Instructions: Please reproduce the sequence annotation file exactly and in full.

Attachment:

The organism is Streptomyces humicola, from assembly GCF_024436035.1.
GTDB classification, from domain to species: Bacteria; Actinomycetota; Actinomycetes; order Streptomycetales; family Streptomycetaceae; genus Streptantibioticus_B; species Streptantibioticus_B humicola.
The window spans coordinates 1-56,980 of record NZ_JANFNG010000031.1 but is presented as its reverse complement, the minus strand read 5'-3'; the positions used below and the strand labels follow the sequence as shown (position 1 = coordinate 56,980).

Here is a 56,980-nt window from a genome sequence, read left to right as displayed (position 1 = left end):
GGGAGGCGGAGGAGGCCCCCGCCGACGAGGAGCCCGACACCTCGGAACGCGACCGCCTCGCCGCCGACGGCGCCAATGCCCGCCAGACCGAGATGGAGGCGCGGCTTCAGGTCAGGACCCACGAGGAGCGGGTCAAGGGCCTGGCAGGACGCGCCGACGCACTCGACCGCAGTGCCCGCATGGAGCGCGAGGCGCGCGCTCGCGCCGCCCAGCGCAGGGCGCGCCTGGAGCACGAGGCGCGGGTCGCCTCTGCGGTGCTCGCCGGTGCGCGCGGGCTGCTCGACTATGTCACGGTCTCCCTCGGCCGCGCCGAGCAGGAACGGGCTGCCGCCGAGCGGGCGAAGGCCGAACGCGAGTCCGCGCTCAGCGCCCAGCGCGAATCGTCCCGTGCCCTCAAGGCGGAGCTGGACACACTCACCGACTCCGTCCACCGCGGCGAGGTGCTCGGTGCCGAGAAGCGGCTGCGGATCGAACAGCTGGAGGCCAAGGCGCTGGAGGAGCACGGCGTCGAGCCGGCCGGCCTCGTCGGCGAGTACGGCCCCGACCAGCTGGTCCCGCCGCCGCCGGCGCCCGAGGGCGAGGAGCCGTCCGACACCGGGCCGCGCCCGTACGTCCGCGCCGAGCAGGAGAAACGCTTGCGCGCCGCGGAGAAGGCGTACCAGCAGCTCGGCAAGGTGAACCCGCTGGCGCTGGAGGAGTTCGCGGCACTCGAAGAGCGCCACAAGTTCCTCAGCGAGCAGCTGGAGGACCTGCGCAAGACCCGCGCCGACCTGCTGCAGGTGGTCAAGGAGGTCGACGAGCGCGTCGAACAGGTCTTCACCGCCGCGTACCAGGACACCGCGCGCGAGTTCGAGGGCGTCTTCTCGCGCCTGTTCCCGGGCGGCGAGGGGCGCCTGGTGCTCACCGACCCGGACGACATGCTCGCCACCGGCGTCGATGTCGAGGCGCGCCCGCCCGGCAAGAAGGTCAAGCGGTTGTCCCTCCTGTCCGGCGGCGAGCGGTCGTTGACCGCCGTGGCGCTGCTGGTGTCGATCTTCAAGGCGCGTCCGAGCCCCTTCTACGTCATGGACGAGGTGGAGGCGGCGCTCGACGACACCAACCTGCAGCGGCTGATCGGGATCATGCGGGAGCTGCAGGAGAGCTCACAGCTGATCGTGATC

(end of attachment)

The organism is Streptomyces humicola, from assembly GCF_024436035.1.
GTDB classification, from domain to species: Bacteria; Actinomycetota; Actinomycetes; order Streptomycetales; family Streptomycetaceae; genus Streptantibioticus_B; species Streptantibioticus_B humicola.
The window spans coordinates 1-56,980 of record NZ_JANFNG010000031.1 but is presented as its reverse complement, the minus strand read 5'-3'; the positions used below and the strand labels follow the sequence as shown (position 1 = coordinate 56,980).

Here is a 56,980-nt window from a genome sequence, read left to right as displayed (position 1 = left end):
GGGAGGCGGAGGAGGCCCCCGCCGACGAGGAGCCCGACACCTCGGAACGCGACCGCCTCGCCGCCGACGGCGCCAATGCCCGCCAGACCGAGATGGAGGCGCGGCTTCAGGTCAGGACCCACGAGGAGCGGGTCAAGGGCCTGGCAGGACGCGCCGACGCACTCGACCGCAGTGCCCGCATGGAGCGCGAGGCGCGCGCTCGCGCCGCCCAGCGCAGGGCGCGCCTGGAGCACGAGGCGCGGGTCGCCTCTGCGGTGCTCGCCGGTGCGCGCGGGCTGCTCGACTATGTCACGGTCTCCCTCGGCCGCGCCGAGCAGGAACGGGCTGCCGCCGAGCGGGCGAAGGCCGAACGCGAGTCCGCGCTCAGCGCCCAGCGCGAATCGTCCCGTGCCCTCAAGGCGGAGCTGGACACACTCACCGACTCCGTCCACCGCGGCGAGGTGCTCGGTGCCGAGAAGCGGCTGCGGATCGAACAGCTGGAGGCCAAGGCGCTGGAGGAGCACGGCGTCGAGCCGGCCGGCCTCGTCGGCGAGTACGGCCCCGACCAGCTGGTCCCGCCGCCGCCGGCGCCCGAGGGCGAGGAGCCGTCCGACACCGGGCCGCGCCCGTACGTCCGCGCCGAGCAGGAGAAACGCTTGCGCGCCGCGGAGAAGGCGTACCAGCAGCTCGGCAAGGTGAACCCGCTGGCGCTGGAGGAGTTCGCGGCACTCGAAGAGCGCCACAAGTTCCTCAGCGAGCAGCTGGAGGACCTGCGCAAGACCCGCGCCGACCTGCTGCAGGTGGTCAAGGAGGTCGACGAGCGCGTCGAACAGGTCTTCACCGCCGCGTACCAGGACACCGCGCGCGAGTTCGAGGGCGTCTTCTCGCGCCTGTTCCCGGGCGGCGAGGGGCGCCTGGTGCTCACCGACCCGGACGACATGCTCGCCACCGGCGTCGATGTCGAGGCGCGCCCGCCCGGCAAGAAGGTCAAGCGGTTGTCCCTCCTGTCCGGCGGCGAGCGGTCGTTGACCGCCGTGGCGCTGCTGGTGTCGATCTTCAAGGCGCGTCCGAGCCCCTTCTACGTCATGGACGAGGTGGAGGCGGCGCTCGACGACACCAACCTGCAGCGGCTGATCGGGATCATGCGGGAGCTGCAGGAGAGCTCACAGCTGATCGTGATC